A plaque remaining from the Big Apple Night Club at West 135th Street and Seventh Avenue in Harlem.

Above, a 1934 plaque from the Big Apple Night Club at West 135th Street and Seventh Avenue in Harlem. Discarded as trash in 2006. Now a Popeyes fast food restaurant on Google Maps.

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Entry from May 01, 2005
Fire Buff
The word "buff" now can mean a "movie buff" or a "sports buff," but it all began with the "fire buff" in New York City. "Buff" is short for "buffalo."

(Oxford English Dictionary)
buff, n.
'An enthusiast about going to fires' (Webster 1934); so called from the buff uniforms worn by volunteer firemen in New York City in former times. Hence gen., an enthusiast or specialist. Chiefly N. Amer. colloq.
1903 N.Y. Sun 4 Feb. IV. 2/1 The Buffs are men and boys whose love of fires, fire-fighting and firemen is a predominant characteristic.
1907 A. M. DOWNES Fire Fighters & Pets xiii. 159 The 'buff' is a private citizen who is a follower, friend, and devoted admirer of the firemen.
1931 LAVINE Third Degree vi. 62 A dentist, known to many cops as a police buff (a person who likes to associate with members of the department and in exchange for having the run of the station house does various courtesies for the police).

26 June 1909, Stevens Point (WI) Daily Journal, pg. 3, col. 4:
"The funniest kind of an alarm that I ever saw in a fire station was a pie plate alarm," remarked the dean of the fire "buffs" to the others who were seated around waiting to hear an alarm "hit in" at the engine house across the way.

5 March 1910, New York Times, pg. 16:
Firemen from all over the city, from the Battery to the Bronx, came or sent flowers yesterday to the funeral of John Walls, the fire "buff."
When Johnny was not "buffing" he worked as an electrician for the Edison Company in Brooklyn.

16 February 1915, New York Times, pg. 9:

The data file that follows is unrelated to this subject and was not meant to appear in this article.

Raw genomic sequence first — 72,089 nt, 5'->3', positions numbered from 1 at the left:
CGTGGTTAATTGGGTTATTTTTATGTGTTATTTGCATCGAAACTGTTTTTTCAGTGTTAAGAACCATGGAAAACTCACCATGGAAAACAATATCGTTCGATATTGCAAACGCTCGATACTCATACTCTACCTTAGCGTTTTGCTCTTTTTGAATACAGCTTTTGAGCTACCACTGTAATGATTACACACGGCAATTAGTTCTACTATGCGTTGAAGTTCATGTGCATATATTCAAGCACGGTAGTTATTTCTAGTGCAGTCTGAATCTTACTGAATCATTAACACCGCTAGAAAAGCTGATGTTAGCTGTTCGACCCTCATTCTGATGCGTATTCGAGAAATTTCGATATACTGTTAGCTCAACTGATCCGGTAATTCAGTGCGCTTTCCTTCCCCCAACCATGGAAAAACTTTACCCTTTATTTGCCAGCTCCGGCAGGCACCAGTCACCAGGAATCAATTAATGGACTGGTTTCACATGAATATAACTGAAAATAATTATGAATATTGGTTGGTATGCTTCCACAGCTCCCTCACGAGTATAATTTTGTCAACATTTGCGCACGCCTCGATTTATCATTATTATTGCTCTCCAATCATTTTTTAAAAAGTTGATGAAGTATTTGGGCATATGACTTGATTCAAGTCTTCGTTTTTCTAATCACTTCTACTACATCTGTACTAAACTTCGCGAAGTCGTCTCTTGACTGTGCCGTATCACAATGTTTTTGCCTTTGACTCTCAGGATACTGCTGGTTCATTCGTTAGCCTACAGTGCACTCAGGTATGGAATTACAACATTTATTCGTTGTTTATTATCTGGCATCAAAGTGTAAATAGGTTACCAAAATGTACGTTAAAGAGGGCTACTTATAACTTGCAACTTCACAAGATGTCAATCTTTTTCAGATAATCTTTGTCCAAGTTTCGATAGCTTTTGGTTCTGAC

Simon Brentano, head of the firm of Brentano's, booksellers and publishers at Fifth Avenue and Twenty-seventh Street, since 1877, and, according to Fire Commissioner Adamson, the oldest "buff" associated with the New York Fire Department, died yesterday morning at his home, 34 Reynolds Terrace, Orange, in his fifty-sixth year.
Fire Commissioner Adamson on learning of Mr. Brentano's death paid a high tribute to the old "buff."

"Simon Brentano was our oldest fire buff," he said. "There are a dozen of these left, but Mr. Brentano had been following the firemen longer than any of the others. A buff is a man who is enthusiastically interested in everything connected with the Fire Department, and who goes to every fire he can possibly reach, particularly the big ones. Mr. Brentano had been doing this for forty years, and he was known personally to all the older firemen and officers, and as a young man he used to run with the old Volunteer Fire Department. He was an intimate friend of all the Fire Chiefs and a particular friend of Chief Hugh Bonner. Mr. Brentano was a scientific student of fire fighting and spent a great deal of money developing devices to help the firemen, such as methods to prevent the hydrants from freezing, hose hoists, and distributing nozzles. He was a sincere friend of the department and will be greatly missed.

"Few understand the help that the buffs give the department. They are always ready, night or day, to do everything in their power to assist the firemen, and Mr. Brentano was foremost in this work. The whole department mourns the passing of its oldest buff."